Planned new EU laws aimed at making online content more accessible to those that subscribe to it are closer to being finalised after a deal struck on the new rules earlier this month was endorsed by representatives of national governments across the EU.
At the beginning of February, the Maltese presidency of the Council of Ministers, on behalf of EU member state governments, together with European Parliament officials, confirmed they had "reached a provisional agreement" on new rules for cross-border portability of online content services.
That deal has now been endorsed by Coreper (Comité des représentants permanents), a committee made up of ambassadors for each of the EU member states that make up the Council of Ministers, the Council confirmed last week.
The new rules still require to be formally adopted by the Council of Ministers and the European Parliament before they can enter into force.
At the moment, online consumers are often blocked from accessing services they have already paid for when they go on holiday or on business to another EU country, sometimes as a result of licensing restrictions. These restrictions on access to content, on a geographic basis, are sometimes referred to as the practice of "geo-blocking".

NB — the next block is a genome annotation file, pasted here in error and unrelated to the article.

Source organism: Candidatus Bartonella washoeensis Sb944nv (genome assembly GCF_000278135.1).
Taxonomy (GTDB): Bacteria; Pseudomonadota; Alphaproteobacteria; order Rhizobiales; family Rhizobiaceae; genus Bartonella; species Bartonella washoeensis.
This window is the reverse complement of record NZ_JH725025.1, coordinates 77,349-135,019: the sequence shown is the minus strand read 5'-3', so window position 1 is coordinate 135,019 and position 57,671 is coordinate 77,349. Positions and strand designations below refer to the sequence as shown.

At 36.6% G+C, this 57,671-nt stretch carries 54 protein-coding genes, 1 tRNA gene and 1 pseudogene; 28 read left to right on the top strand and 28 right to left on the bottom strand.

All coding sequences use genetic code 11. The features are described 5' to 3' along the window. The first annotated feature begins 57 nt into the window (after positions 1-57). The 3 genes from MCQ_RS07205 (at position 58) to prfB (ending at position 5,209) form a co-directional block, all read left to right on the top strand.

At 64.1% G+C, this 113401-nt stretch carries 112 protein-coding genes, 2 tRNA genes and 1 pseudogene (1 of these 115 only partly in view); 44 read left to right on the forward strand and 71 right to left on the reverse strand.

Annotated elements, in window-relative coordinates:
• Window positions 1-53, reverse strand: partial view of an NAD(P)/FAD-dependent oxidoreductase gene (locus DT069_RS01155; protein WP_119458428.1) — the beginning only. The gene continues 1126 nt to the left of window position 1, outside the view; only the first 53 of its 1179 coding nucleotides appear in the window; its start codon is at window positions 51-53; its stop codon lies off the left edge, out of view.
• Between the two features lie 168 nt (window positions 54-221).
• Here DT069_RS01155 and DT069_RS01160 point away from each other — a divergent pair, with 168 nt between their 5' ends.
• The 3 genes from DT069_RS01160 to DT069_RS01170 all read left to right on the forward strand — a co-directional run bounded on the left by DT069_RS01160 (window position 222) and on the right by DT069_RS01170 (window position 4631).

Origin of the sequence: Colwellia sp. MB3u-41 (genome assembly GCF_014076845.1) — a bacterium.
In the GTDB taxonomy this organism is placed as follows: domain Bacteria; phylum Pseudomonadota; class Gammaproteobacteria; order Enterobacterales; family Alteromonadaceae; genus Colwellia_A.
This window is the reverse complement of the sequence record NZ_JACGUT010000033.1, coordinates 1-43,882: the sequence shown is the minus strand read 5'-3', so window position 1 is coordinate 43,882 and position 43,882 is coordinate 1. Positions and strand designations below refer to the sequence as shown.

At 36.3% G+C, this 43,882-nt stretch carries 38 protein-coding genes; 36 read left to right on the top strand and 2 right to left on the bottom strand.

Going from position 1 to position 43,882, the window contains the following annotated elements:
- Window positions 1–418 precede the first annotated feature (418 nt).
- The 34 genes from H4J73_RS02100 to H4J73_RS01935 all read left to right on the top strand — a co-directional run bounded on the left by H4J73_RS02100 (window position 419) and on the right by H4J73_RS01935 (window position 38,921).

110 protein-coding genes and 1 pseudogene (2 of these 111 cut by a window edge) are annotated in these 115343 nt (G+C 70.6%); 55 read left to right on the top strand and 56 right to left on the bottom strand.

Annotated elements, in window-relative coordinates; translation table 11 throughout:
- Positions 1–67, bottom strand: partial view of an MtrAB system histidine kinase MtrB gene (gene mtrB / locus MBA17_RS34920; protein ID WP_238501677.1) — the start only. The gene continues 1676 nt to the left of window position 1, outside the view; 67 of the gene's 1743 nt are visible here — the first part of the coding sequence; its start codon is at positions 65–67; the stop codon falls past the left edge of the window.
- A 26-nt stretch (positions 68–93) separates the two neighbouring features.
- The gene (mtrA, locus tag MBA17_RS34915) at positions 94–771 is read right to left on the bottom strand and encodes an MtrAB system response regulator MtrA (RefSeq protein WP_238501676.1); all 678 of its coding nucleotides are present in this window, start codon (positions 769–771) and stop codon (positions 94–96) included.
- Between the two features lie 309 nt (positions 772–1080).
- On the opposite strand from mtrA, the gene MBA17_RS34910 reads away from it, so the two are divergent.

Under the new rules that have been provisionally agreed on, online service providers that charge consumers in the EU to access content such as music, TV shows, films and games will be required to ensure those consumers can access that content when they are temporarily present in another EU country. Content service providers will not be able to charge extra to provide for the portability of their services under the new framework.
Service providers will be able to verify the subscribers' country of residence using identification authentication methods listed in the new legislation to ensure that the rules are not being abused. However, rights holders will "have the possibility of authorising the use of their content without the obligation to verify the subscriber's residence", the Council said in its latest statement.
The new rules are expected to come into force in 2018.
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